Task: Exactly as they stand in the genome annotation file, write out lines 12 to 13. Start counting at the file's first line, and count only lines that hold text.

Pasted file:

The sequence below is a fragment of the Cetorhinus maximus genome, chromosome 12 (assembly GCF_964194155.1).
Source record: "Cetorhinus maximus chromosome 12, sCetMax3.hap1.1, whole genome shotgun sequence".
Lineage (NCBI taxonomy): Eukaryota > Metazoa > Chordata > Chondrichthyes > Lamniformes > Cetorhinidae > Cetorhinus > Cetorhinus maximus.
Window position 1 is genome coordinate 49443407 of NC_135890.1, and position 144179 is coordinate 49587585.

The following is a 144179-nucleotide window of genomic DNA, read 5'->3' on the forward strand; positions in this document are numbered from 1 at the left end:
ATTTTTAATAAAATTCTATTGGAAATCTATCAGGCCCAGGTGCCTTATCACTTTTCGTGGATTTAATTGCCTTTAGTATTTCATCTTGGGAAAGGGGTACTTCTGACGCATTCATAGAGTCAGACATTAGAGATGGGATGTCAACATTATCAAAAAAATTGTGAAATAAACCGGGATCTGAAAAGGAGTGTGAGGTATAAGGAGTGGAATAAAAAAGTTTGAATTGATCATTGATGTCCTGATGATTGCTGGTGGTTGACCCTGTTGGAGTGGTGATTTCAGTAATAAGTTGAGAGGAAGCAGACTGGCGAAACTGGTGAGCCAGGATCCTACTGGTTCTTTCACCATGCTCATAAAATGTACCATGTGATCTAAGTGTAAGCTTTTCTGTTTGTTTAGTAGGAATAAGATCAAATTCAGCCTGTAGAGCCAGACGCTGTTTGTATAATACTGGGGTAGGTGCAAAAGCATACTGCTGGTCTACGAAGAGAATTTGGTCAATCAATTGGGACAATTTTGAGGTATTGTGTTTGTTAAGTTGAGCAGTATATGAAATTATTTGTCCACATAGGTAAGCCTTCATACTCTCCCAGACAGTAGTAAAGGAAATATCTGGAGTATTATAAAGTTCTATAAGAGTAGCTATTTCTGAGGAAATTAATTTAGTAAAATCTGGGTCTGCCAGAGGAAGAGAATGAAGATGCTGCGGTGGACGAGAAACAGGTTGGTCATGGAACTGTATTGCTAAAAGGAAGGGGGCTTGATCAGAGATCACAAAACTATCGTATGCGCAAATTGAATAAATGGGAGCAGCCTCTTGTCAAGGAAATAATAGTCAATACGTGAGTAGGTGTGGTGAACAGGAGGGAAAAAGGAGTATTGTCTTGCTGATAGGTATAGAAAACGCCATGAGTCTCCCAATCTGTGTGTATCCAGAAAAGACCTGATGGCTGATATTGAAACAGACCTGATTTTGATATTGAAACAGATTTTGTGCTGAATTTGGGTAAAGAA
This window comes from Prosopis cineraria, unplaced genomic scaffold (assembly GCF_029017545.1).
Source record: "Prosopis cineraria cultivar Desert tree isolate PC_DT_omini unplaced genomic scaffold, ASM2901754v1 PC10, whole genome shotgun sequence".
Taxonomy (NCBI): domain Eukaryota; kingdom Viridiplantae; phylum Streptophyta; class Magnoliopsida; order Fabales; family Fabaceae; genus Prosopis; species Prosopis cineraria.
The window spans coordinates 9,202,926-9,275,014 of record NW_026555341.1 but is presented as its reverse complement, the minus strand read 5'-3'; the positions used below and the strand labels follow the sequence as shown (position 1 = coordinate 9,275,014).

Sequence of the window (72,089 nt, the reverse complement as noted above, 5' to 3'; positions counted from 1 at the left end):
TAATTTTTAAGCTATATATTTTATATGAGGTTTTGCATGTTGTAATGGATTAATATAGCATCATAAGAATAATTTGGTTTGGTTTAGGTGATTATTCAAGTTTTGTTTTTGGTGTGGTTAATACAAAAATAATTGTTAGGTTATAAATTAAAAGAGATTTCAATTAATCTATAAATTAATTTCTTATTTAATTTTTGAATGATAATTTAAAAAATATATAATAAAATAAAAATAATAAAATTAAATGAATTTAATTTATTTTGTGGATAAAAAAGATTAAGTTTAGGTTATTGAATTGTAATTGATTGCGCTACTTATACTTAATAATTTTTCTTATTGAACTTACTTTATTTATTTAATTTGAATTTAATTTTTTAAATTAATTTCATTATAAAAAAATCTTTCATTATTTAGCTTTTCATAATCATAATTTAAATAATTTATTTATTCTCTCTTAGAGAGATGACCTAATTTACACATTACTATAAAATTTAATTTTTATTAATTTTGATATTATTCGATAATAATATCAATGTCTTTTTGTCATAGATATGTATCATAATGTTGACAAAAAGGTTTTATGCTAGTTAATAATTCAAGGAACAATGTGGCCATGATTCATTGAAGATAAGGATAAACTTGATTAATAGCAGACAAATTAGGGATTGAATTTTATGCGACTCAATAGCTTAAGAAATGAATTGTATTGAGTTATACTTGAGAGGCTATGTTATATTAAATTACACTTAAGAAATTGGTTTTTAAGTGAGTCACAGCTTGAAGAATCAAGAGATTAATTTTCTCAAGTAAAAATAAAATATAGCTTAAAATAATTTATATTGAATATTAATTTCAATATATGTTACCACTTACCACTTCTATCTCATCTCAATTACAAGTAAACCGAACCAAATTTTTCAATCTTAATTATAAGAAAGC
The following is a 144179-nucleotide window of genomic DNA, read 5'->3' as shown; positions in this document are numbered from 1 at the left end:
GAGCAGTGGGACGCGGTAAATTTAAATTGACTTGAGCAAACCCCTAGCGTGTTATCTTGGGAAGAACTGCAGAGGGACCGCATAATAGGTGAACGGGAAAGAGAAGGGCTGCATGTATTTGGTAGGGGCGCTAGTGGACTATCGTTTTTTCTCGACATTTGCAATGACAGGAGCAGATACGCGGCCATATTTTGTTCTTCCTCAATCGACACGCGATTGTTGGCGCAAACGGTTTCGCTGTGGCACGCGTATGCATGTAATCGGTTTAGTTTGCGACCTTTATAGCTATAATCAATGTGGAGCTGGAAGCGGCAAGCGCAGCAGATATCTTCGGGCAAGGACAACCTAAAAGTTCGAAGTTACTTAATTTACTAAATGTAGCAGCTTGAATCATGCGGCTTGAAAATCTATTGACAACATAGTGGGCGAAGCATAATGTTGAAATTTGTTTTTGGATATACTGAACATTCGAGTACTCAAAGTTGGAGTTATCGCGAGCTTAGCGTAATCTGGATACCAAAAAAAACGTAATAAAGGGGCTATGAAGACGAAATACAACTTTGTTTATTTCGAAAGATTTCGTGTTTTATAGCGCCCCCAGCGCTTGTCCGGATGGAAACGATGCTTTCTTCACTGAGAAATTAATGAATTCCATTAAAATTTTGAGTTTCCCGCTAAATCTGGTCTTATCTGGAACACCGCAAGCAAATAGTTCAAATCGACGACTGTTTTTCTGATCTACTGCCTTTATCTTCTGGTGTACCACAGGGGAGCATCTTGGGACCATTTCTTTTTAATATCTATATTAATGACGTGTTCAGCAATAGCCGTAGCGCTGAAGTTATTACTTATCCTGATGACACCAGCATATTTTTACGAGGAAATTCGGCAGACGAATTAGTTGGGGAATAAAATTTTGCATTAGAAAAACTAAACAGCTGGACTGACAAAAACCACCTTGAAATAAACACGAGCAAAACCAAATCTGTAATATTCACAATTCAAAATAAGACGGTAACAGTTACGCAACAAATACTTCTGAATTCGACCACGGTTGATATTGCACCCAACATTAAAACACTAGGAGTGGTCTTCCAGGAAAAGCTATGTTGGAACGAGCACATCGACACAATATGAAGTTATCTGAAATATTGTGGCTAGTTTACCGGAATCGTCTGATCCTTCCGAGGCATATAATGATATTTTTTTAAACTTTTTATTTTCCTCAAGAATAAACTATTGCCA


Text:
TAATTTTTAAGCTATATATTTTATATGAGGTTTTGCATGTTGTAATGGATTAATATAGCATCATAAGAATAATTTGGTTTGGTTTAGGTGATTATTCAAGTTTTGTTTTTGGTGTGGTTAATACAAAAATAATTGTTAGGTTATAAATTAAAAGAGATTTCAATTAATCTATAAATTAATTTCTTATTTAATTTTTGAATGATAATTTAAAAAATATATAATAAAATAAAAATAATAAAATTAAATGAATTTAATTTATTTTGTGGATAAAAAAGATTAAGTTTAGGTTATTGAATTGTAATTGATTGCGCTACTTATACTTAATAATTTTTCTTATTGAACTTACTTTATTTATTTAATTTGAATTTAATTTTTTAAATTAATTTCATTATAAAAAAATCTTTCATTATTTAGCTTTTCATAATCATAATTTAAATAATTTATTTATTCTCTCTTAGAGAGATGACCTAATTTACACATTACTATAAAATTTAATTTTTATTAATTTTGATATTATTCGATAATAATATCAATGTCTTTTTGTCATAGATATGTATCATAATGTTGACAAAAAGGTTTTATGCTAGTTAATAATTCAAGGAACAATGTGGCCATGATTCATTGAAGATAAGGATAAACTTGATTAATAGCAGACAAATTAGGGATTGAATTTTATGCGACTCAATAGCTTAAGAAATGAATTGTATTGAGTTATACTTGAGAGGCTATGTTATATTAAATTACACTTAAGAAATTGGTTTTTAAGTGAGTCACAGCTTGAAGAATCAAGAGATTAATTTTCTCAAGTAAAAATAAAATATAGCTTAAAATAATTTATATTGAATATTAATTTCAATATATGTTACCACTTACCACTTCTATCTCATCTCAATTACAAGTAAACCGAACCAAATTTTTCAATCTTAATTATAAGAAAGC
The following is a 144179-nucleotide window of genomic DNA, read 5'->3' as shown; positions in this document are numbered from 1 at the left end: